Exams & Curriculum Supporting teens through exam stress

Supporting Teenagers through Exams and Educational Stress

Adults often claim that their school years were the best time of their life. It is important to understand, however, that this is a retrospective analysis of their time in school, and that it does not necessarily reflect how many teenagers, caught up in the educational process, experience their time there. Of course, some teenagers enjoy school, but many do not; and an extraordinarily high number of teenagers, including those who enjoy it, find their time in school highly stressful. A wide variety of factors can contribute to the experience of stress, including workload, homework, peer pressure, difficult relationships with other students or teachers, academic difficulties, fear of being in a situation of having to speak out or present in front of others, and of course, exams!

At this time of year in the northern hemisphere, many teenagers are becoming aware that the exam season is moving inexorably closer. For some this will mean an assessment of progress made during the current school year; for others it will mean a series of exams that could play a large role in determining their future: which university they will be able to attend, if any, and ultimately the career upon which they might embark.


The exam system has its detractors, who argue that it is possible to learn how to be good at exams, without necessarily being good at anything else; or who see exams as a poor basis for taking decisions that may have a long-term effect on a person’s future. However, universities and employers seem generally to be agreed that, whilst the exam system may not be perfect, it remains the best tool we currently have for assessing academic potential. Many use other additional factors or measures alongside exam performance, but even so, exam results still carry enormous weight.

Of course, there are some students who look forward to exams, knowing they are likely to perform better than they do ordinarily. For others, however, exams begin to loom on the horizon like some kind of mythical beast that needs to be fought and conquered. It is not just the importance of the outcome that contributes to the stress surrounding the exam period. Fear of failure, exaggerated parental expectations, realization that time during a course of study has not been used wisely, knowing that their hopes for the future might be dashed by the outcome – all these factors, and more, can combine to make the exam season a time of extraordinary stress and anxiety.


Stress is not something that can be avoided altogether and, indeed, a certain level of stress can be a good thing[1] and a helpful spur to getting things done. However, stress is an experience that needs to be managed, rather than being allowed to become a controlling force in life. If stress becomes the norm, rather than an occasional experience, or if a person’s level of stress always seems to be on the rise, then there are grounds for concern. So what can parents do to support teenagers through times of educational stress and through the dreaded exam season?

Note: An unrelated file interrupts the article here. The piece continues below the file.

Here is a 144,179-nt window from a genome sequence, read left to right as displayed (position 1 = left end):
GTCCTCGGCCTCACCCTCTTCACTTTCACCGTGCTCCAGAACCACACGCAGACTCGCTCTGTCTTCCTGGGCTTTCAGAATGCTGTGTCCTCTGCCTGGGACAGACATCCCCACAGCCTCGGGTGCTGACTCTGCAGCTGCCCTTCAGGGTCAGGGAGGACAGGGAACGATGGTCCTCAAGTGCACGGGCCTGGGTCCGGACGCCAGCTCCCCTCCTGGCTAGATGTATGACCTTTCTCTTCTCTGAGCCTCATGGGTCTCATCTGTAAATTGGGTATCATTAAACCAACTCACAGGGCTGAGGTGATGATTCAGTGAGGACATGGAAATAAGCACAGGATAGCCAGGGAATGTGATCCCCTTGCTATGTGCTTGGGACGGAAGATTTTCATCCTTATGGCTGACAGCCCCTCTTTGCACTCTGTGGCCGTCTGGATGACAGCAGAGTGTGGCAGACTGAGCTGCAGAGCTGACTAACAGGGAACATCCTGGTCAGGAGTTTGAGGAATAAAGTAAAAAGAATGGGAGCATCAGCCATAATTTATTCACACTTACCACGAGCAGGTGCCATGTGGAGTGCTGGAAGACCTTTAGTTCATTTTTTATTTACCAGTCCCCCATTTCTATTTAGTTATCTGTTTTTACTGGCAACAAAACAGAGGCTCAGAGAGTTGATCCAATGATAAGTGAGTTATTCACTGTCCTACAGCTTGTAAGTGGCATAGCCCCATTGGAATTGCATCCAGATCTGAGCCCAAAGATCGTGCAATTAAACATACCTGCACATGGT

1. Guide them through managing the stress.

Sometimes parents feel the desire to protect their teenagers from experiencing all forms of stress. However, the attempt to create a world devoid of stress is doomed ultimately to fail since such a world is unreal. Much better, in my view, is to seek to help teenagers to learn to manage their stress. This could involve learning how to organise their workload so that, with some forward planning, the peaks and troughs are largely evened out. It could also involve the development and maintenance of a healthy work-life balance, so that there is adequate time for work, socialising, exercise, rest, sleep and all other aspects of life. It might also incorporate learning how to use stress to inspire progress and how to function well in those times when, even with the best planning, events still conspire to place us in stressful situations. All these skills are learned over time, no doubt with some mistakes on the way, but they are the kind of skills that will enable teenagers and young adults to make progress whilst also enjoying life in our stressful world.

2. Give practical help.

This is where many parents choose to start when it comes to the exam season. I have lost count of the number of parents who have said to me over the years something along the lines of, “I decided the most valuable thing I could do was feed them!” Practical measures that enable the student to focus on revision and preparation for exams represent one way that parents can show support. The nature of the support will depend on the teenager and the family. Other approaches I have encountered include: suspending certain household chores until the exams are over, funding one night out a week during the exam season to ensure the student takes some time off from revision, and making adjustments to the pattern of life in the household to try to minimize disruption for the student.

3. Offer various forms of encouragement.

Both in the exam season and at other times, parents will want to encourage their teenagers to keep going in the face of pressure and when they feel like giving up. But there are other forms of encouragement that may be required too. Students work best when their revision programme is balanced. In the run-up to exams, encourage your teenager to draft a revision plan. It does not need to account for every minute over a three-month period, but it does need to include all the subjects! Also, encourage them to include time off, exercise and sleep so that a balance is maintained, as that will enable them to work more effectively. Ultimately, encourage them to accept that your love for them is not determined by the level of their exam performance, and if the results turn out to be disappointing, reinforce that message when they find out. In the meantime, encourage them to work hard through the time that remains to them before the exams and to do their best.